As debates continue to flare across the state about mask mandates, an appeals court Monday took up a battle about the constitutionality of an Alachua County order that requires people to wear masks to try to prevent the spread of COVID-19.
A three-judge panel of the 1st District Court of Appeal heard arguments in a challenge that raises a series of issues, including whether the order violates privacy and free-speech rights.
Jeff Childers, an attorney for plaintiff Justin Green, said the county order should be blocked and pointed to the principles of “life, liberty and the pursuit of happiness.”
“The (nation’s) founders would say that life without liberty is not worth living, and life without being able to pursue happiness isn’t worth living,” Childers said. “You cannot prioritize one of those over the others without throwing the entire system out of whack.”
But Jack Ross, an attorney for the county, said a key issue in the case is whether “the federal and/or the state Constitution prohibits the citizens of Alachua County, through their elected representatives, from adopting reasonable regulations to restrict the spread of a deadly disease.”
“We clearly have a medical emergency, which is fraught with scientific and medical uncertainty,” Ross said. “The facts change every day. The science changes every day… The courts are not in a position to make those determinations on a day-to-day basis the way the elected representatives of the people are.”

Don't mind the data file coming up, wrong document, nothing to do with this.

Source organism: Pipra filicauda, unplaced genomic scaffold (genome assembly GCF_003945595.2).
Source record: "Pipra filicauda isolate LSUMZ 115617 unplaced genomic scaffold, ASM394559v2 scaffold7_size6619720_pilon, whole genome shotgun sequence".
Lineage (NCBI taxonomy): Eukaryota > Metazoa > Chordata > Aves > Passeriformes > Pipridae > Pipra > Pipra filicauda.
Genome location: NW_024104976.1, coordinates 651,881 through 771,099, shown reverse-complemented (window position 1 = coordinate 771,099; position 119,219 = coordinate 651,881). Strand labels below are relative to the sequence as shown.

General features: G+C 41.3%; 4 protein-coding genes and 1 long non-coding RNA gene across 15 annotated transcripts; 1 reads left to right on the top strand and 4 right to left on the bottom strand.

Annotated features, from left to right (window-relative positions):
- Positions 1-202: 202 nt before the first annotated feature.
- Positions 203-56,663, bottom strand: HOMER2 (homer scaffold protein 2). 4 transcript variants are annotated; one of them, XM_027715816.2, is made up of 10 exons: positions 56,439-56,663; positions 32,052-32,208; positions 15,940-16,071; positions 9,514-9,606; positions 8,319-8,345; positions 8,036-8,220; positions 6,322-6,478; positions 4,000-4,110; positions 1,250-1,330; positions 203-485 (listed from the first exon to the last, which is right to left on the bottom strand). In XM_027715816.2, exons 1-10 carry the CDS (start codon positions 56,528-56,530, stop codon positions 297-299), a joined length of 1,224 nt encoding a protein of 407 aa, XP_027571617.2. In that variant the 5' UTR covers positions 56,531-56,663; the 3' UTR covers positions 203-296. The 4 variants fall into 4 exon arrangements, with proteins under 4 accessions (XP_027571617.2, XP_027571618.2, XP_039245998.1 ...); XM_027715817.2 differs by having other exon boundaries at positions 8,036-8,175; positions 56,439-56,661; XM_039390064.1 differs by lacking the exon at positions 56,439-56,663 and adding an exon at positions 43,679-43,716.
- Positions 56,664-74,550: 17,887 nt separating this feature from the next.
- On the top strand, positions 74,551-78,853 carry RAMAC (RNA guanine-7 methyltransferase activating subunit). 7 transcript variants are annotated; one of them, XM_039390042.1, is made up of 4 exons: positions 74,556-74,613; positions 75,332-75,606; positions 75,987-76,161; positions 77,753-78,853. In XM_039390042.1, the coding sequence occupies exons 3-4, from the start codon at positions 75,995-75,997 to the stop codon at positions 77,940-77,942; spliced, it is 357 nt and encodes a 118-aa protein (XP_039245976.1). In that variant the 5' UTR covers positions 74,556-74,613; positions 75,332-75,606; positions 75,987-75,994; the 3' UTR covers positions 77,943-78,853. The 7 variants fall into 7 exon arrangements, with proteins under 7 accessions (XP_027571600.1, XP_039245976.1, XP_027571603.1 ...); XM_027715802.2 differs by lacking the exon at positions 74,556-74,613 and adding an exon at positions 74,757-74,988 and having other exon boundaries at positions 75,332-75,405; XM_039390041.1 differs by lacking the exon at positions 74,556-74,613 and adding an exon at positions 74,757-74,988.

Green, who operates a nursery business, and Childers took the case to the Tallahassee-based appeals court after Alachua County Circuit Judge Donna Keim in May refused to grant a temporary injunction to block the order, which requires people at businesses such as grocery stores and restaurants to wear face masks.
Along with continued political debates about wearing face masks during the pandemic, mask requirements passed by local governments in several parts of the state have drawn legal challenges. As an example, challenges to mask requirements in Leon and Gadsden counties went to the 1st District Court of Appeal after the lawsuits were rejected by circuit judges.
It remains unclear when the three-judge panel of the appeals court will rule in the Alachua County case.
But during Monday’s hearing, two of the judges, Scott Makar and Joseph Lewis, asked questions that, at times, sounded skeptical of the plaintiff’s arguments.
At one point, for example, Childers said the mask requirement is “rooted in an awful historical legacy,” with masks being a symbol of such things as intimidation and violence.
But Makar quickly interjected, “Those situations didn’t involve a pandemic. I mean, it’s one thing to wear a mask into a convenience store to commit a robbery pre-pandemic. It’s another thing during the pandemic to say, ‘Well, I have to wear a mask now, so therefore I’m going to be mistaken for a criminal.’”
Judge Robert Long, however, questioned Ross about a privacy right in the Florida Constitution.
“Does an individual have the ability to make a decision on their own about what they wear around their head and face without government interference?” Long asked.
“I think there might be some right. I do not think that right is absolute, and I think it depends on the situation and what the basis and the reason for the ruling is,” Ross said. “In this case, the reason is to stop the spread of a medical emergency.”